With just two names, the NFL quarterback and wife Brittany (shown in illustration) managed to capture both extremes in modern baby naming. The couple chose a first name that’s pure twenty-first century, and paired it with a middle that’s been around since the Old Testament.
Some parents consider names from both sides of the line – innovations like Maddox as well as standards like Robert or Stanley. Most of us probably have a definite preference. Yes to Eleanor, no to Madison. Or maybe it’s the other way around.
And every now and again, the lines between tradition and innovation blur.
Mike Myers and Kelly Tisdale are definitely from the daring baby names camp, but in a Late Night with David Letterman appearance last week, Myers revealed that there’s more significance to their choices than you might guess.
The baby names in the news this week ranged from modern coinages to old reliables, with a handful of names that defy classification.
Spike – Remember when comedian Mike Myers announced that his son was named Spike, and we all thought it just might be a joke? Not only is that his real name, but Spike is named for grandpa Eric. Really. Myers is Canadian, but his dad is from Liverpool, England. In his Late Night appearance, Myers explained that Spike is a common nickname for Eric in that part of the world. I can’t confirm it, but maybe so. Fellow comedian Spike Milligan, another influence for the Myers’ choice, was born Terence.
Sunday Molly – As for four month old daughter Sunday Molly, Myers explained that he and Kelly hate Sundays. Choosing the name was a way to take their least favorite day and make it a positive. It’s a strange route to a baby name, but when big brother is named Spike, it takes a bold choice like Sunday to feel like a match. Molly honors Myers’ late aunt.
Jack – While we’re across the Atlantic, let’s check in on the most popular names in Northern Ireland. Jack remains top dog, the #1 name for boys for the past seven years. Not John – Jack. The official press release tells us that John was the go-to name back in 1963, when Jack failed to crack the Top 100. Now John stands at #27. It’s a similar story in the US, where Jackson has eclipsed John.
Declan – The ever insightful Duana advised a mother searching for a “real” name for baby #2. Big brother is Pearce. Mom’s worry? Avoiding names like Jace and Declan that feel “cobbled together.” I almost fell over – after all, Saint Declan lived in the fifth century! It’s a name with history aplenty, a name that feels much more Judith than Rylen. But Duana’s comment is important here. It’s all about perception: one person’s real is another person’s ‘I couldn’t possibly.’
Vander – Thinking about names like Jackson and Pearce, I’ve got my eye on Vander. Names for Real spotted one in a recent birth announcement round-up. Alexander-spinoff Xander seems to lead logically to Vander. In Dutch surnames, van der means “from” – like the De or Di in French and Italian surnames. 60 boys were named Vander in 2013, and I can easily imagine that number growing.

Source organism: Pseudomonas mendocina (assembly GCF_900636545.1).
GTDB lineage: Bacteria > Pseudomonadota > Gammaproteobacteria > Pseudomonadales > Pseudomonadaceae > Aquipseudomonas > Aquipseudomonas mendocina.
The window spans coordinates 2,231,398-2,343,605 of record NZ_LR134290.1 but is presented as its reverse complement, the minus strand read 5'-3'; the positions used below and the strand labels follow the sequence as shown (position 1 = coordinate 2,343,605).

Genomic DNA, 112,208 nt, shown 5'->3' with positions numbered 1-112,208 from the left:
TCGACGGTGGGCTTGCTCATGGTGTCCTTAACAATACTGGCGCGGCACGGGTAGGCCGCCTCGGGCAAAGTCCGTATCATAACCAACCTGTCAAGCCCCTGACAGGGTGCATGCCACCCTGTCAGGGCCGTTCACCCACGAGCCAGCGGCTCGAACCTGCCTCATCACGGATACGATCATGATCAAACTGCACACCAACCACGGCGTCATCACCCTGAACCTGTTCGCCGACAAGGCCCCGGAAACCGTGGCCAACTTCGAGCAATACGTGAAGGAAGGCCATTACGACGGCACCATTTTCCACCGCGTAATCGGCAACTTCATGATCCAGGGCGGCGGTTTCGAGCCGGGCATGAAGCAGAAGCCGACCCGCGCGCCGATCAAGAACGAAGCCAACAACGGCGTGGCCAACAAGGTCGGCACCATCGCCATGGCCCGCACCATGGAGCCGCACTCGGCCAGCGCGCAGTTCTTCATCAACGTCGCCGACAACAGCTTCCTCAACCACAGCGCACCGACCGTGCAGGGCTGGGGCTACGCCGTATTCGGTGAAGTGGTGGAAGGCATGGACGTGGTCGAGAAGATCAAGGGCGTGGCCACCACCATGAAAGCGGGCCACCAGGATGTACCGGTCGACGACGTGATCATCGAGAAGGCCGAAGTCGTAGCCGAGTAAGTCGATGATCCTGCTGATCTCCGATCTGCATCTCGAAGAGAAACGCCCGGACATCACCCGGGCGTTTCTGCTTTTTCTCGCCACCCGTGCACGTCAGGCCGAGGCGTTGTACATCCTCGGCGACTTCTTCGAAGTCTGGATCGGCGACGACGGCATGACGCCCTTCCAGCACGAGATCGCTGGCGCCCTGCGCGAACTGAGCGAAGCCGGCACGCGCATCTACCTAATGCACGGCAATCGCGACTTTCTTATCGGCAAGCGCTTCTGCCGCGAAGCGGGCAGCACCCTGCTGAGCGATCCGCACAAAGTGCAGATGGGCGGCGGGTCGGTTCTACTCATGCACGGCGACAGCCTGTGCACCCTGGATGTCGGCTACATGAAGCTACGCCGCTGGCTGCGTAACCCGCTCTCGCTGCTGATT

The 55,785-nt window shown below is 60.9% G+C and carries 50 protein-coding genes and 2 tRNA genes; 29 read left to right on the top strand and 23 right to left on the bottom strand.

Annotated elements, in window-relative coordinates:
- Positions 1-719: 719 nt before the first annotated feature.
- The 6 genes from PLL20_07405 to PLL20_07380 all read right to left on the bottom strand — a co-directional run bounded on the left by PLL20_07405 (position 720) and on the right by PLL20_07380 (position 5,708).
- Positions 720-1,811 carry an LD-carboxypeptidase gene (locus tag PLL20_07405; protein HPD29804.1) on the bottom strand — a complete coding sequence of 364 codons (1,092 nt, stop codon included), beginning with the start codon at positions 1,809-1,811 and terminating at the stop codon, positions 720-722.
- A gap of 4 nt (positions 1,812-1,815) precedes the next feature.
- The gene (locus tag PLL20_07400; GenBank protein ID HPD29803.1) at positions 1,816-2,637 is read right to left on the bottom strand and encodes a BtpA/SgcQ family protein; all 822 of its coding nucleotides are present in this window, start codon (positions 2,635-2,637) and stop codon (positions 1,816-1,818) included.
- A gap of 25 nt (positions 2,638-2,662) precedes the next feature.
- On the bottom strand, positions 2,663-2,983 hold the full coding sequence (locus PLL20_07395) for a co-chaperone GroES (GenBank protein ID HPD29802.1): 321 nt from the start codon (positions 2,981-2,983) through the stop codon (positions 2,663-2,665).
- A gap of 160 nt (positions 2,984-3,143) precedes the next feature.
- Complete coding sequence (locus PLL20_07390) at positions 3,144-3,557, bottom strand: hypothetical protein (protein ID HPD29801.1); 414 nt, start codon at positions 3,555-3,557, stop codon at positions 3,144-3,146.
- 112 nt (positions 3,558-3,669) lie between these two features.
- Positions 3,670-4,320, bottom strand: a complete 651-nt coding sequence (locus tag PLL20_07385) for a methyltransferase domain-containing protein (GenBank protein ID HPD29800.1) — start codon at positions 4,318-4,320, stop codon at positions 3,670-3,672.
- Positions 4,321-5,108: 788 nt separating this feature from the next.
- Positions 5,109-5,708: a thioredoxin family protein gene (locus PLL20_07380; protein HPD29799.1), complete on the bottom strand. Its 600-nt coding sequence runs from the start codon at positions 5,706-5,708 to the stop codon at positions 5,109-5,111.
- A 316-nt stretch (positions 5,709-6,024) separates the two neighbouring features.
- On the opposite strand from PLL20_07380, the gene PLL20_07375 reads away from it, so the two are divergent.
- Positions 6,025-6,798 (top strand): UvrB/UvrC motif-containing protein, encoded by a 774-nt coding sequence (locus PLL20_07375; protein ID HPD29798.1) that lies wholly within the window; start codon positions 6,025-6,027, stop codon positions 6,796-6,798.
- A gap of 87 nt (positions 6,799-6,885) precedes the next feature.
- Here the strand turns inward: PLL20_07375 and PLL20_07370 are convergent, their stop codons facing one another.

Rylen – Now for baby Brees! Drew and Brittany are already parents to three boys: Baylen Robert, Bowen Christopher, and Callen Christian. Their new daughter’s name could be another brother: Rylen was given to 171 newborn boys and 36 girls in 2013. It’s undeniably a modern choice, a Riley-inspired name with hints of Jaylen and Kaylynn.
Judith – Baby Rylen’s middle name is the opposite of her first – feminine, traditional, and distinctive. Judith is also more common than Rylen – 249 girls were given the name in 2013. But she seems terribly unexpected. Even as Eleanor and Beatrice climb, the equally classic Judith languishes. I’m guessing it is a family name, but the happy couple has yet to comment.
Louis – British royal family names tend towards the very traditional, and this week’s newest entry is no exception. Lord and Lady Nicholas Windsor welcomed a third son earlier this summer. Louis Arthur Nicholas Felix joins Albert Louis Philip Edward and Leopold Ernest Augustus Guelph. Young Louis is grandson to the Duke and Duchess of Kent, and 37th in the line of succession to the British throne.
Guelph – Did you notice that unusual middle on Louis’ big brother? With names like Arthur and Edward, Guelph stands out – but it’s a family name from way back. Back in the eleventh century, Welf I was Duke of Bavaria. The House of Welf was tremendously influential throughout the Middle Ages, and plenty of Welf’s descendants were given the name. The Hanoverian kings, including Queen Victoria, were related to the House of Welf – Guelph in English. It’s a fascinating choice, but it seems that the couple has never commented on the name.
Mae – Let’s end on a bright spot. Australian actress Kate Ritchie has welcomed a daughter with rugby player-husband Stuart Webb. They went with the simple and sweet Mae. It’s a charming choice – as brisk and modern as Sloane or Reese, as vintage as Violet or Louisa.
Do you favor modern names or more traditional choices? Are there any names on your list that don’t really fit – but that you love anyway?
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